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Chicha morada. The joy of purple corn juice.

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The first time this Guide tasted chicha morada was on the trek to Choquequirao. There was a big jug of deep purple juice sitting on the table in the lodge at Chiquisca. I figured it was instant grape juice but when I took a sip, there was nothing grapey about it at all. It tasted… purple. But from them on, for the rest of my time in Cusco, I took every opportunity to drink more of it. So what is chicha morada?

It’s purple corn juice.

Sketch of a big steel pot with purple inside and dripping out over the rim. A purple cob of corn sits beside it.
Look for the big steel pot of chicha morada simmering away on a burner in the back of Cusco restaurants.

How do you get juice out of corn?

A cob of corn is not a lime or an orange. We can’t just squeeze it or juice it. in fact, chicha morada isn’t even made with fresh purple corn. It’s made with the dried, rock-hard cobs of purple corn. They’re boiled in water, along with a secret recipe of pineapple rinds, cinnamon, other spices, lime juice, cane sugar, and joy.

It’s common to get homemade chicha morada when you order take-out meal combos at restaurants in Cusco. Not the touristy restaurants, but just your average, local, delicious neighborhood restaurant. There were two roast chicken restaurants near my place in San Blas and in the back of the kitchen, you could see a big steel pot on the stove with purple juice dribbling out around the rim of the pot. When I ordered a combo, it came with a bag of their very own chicha morada. 

In Lima, in grocery stores, I saw chicha morada bottled. In Cusco, I’m sure it’s possible to get chicha morada in some grocery stores, but I didn’t see it. You can get homemade chicha and chicha morada on the streets, so no need to buy the factory-made stuff.

A glass carafe of deep purple chicha morada, with purple corn, limes, and cinnamon sitting on the table beside it, and Peru's tourism logo visible in the back. Copyright Shuttersstock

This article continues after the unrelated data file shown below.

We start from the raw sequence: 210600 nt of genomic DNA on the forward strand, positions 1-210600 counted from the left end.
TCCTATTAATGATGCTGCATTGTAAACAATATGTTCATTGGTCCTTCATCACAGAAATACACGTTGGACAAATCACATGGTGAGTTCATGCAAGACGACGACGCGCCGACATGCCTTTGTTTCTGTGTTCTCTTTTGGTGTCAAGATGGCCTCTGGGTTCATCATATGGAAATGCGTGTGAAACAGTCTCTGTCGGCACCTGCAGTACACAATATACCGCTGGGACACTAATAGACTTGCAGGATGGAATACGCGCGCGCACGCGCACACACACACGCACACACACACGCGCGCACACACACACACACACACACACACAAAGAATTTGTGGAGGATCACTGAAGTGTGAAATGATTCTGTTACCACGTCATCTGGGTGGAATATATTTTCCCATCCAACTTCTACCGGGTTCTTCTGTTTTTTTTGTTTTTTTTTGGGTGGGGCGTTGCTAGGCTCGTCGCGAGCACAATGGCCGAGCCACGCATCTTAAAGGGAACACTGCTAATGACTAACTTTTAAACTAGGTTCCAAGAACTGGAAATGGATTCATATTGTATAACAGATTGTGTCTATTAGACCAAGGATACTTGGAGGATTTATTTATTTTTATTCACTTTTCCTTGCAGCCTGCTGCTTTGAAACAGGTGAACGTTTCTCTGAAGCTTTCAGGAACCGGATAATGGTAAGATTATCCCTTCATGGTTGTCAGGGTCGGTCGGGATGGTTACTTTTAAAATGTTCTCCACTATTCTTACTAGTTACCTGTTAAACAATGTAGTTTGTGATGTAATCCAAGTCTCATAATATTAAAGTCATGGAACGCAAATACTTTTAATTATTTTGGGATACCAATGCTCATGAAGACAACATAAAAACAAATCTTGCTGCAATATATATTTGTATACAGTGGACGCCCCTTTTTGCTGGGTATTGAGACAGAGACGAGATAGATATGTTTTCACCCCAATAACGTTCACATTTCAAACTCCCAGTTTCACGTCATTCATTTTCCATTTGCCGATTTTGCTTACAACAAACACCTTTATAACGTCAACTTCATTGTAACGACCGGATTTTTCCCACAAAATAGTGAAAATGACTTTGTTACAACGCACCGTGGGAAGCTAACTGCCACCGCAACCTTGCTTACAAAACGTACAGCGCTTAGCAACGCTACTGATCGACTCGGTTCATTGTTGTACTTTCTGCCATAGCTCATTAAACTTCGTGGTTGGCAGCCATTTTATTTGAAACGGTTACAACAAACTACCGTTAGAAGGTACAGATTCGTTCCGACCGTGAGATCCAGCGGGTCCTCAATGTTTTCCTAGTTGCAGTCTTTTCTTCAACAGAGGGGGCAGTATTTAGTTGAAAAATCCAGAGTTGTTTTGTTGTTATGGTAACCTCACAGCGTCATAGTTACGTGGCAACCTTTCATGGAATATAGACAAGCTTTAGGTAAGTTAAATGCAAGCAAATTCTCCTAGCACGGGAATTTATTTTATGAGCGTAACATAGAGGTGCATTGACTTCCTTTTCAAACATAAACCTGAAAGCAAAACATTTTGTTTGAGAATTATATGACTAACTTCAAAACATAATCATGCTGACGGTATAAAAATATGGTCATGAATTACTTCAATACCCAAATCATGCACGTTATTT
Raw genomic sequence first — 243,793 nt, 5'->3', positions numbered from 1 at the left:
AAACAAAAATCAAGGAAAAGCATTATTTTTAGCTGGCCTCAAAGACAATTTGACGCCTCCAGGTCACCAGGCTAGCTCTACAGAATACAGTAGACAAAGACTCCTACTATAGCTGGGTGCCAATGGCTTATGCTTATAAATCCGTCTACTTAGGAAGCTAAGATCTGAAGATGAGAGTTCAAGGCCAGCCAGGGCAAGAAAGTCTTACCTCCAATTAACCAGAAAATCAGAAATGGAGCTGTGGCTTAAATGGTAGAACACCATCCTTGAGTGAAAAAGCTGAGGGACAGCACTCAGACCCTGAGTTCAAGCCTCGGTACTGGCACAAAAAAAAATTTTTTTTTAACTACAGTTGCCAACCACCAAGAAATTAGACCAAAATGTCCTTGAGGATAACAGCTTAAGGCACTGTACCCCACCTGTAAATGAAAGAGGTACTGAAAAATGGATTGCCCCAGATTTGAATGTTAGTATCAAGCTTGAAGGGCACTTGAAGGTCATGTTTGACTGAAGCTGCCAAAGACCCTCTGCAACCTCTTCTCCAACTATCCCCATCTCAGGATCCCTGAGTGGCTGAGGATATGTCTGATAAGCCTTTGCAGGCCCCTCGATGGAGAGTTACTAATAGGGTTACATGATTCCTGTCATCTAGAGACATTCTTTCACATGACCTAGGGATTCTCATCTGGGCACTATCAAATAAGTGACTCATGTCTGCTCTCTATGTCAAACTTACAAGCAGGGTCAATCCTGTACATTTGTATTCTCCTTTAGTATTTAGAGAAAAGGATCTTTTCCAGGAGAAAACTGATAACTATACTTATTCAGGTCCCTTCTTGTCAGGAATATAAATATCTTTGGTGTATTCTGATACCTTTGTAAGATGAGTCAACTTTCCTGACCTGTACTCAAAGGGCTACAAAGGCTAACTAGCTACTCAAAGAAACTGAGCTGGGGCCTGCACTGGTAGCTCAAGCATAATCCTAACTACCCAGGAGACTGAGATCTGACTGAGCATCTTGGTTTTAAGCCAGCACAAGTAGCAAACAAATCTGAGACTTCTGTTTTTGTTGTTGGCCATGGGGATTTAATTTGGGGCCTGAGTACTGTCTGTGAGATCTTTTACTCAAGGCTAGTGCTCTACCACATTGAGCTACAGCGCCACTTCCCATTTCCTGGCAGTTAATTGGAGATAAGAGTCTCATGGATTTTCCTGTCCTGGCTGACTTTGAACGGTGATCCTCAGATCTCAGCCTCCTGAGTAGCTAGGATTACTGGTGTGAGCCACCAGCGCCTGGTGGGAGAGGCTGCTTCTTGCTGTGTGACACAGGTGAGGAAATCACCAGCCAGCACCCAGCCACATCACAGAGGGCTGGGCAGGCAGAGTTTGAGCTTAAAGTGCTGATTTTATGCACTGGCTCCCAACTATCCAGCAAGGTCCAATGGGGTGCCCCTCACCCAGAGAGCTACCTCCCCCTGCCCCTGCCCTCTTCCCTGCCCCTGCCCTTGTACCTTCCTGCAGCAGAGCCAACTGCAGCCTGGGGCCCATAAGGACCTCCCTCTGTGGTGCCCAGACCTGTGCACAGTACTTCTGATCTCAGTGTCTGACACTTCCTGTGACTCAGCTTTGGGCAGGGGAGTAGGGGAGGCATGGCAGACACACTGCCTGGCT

Getting the balance of flavors right in chicha morada is an art, because you can taste all of them but none of them become so overpowering that you can easily identify them. Chicha morada just tastes refreshingly purple.

What's the difference between chicha and chicha morada?

When you’re out on the Inka Trail, if you’re keeping up with your porters (train in advance of your Inka Trail hike so you can), then you’ll notice many stop to drink chicha at stations along the trail. 

Chicha is made from yellow corn. The drink is yellow. It’s also fermented, so it has a tiny amount of alcohol. 

Chicha morada is NOT fermented. It does not have any alcohol. And it’s purple. You can’t mix them up. 

Some restaurants, like my favorite restaurant in Cusco, LOCAL, do mix chicha morada with alcohol. After a hike, I’d often get dropped off by the guides in Plaza de Armas, and on my hike home up the hills of San Blas, I’d first stop at LOCAL for a big post-hike meal and their Chicha Punk cocktail. 

If you’re missing chicha morada, you can grab some of the bottled “chicha morada beverage” at a convenience store outside of Cusco. But when you’re in Cusco, get the delicious made-from-scratch chicha morada. On the right is the Chicha Punk cocktail at LOCAL, with the tell-tale frothiness of homemade chicha morada on top. 

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2 thoughts on “Chicha morada. The joy of purple corn juice.”

  1. Pingback: Menu at LOCAL, Cusco • The Mindful Field Guide

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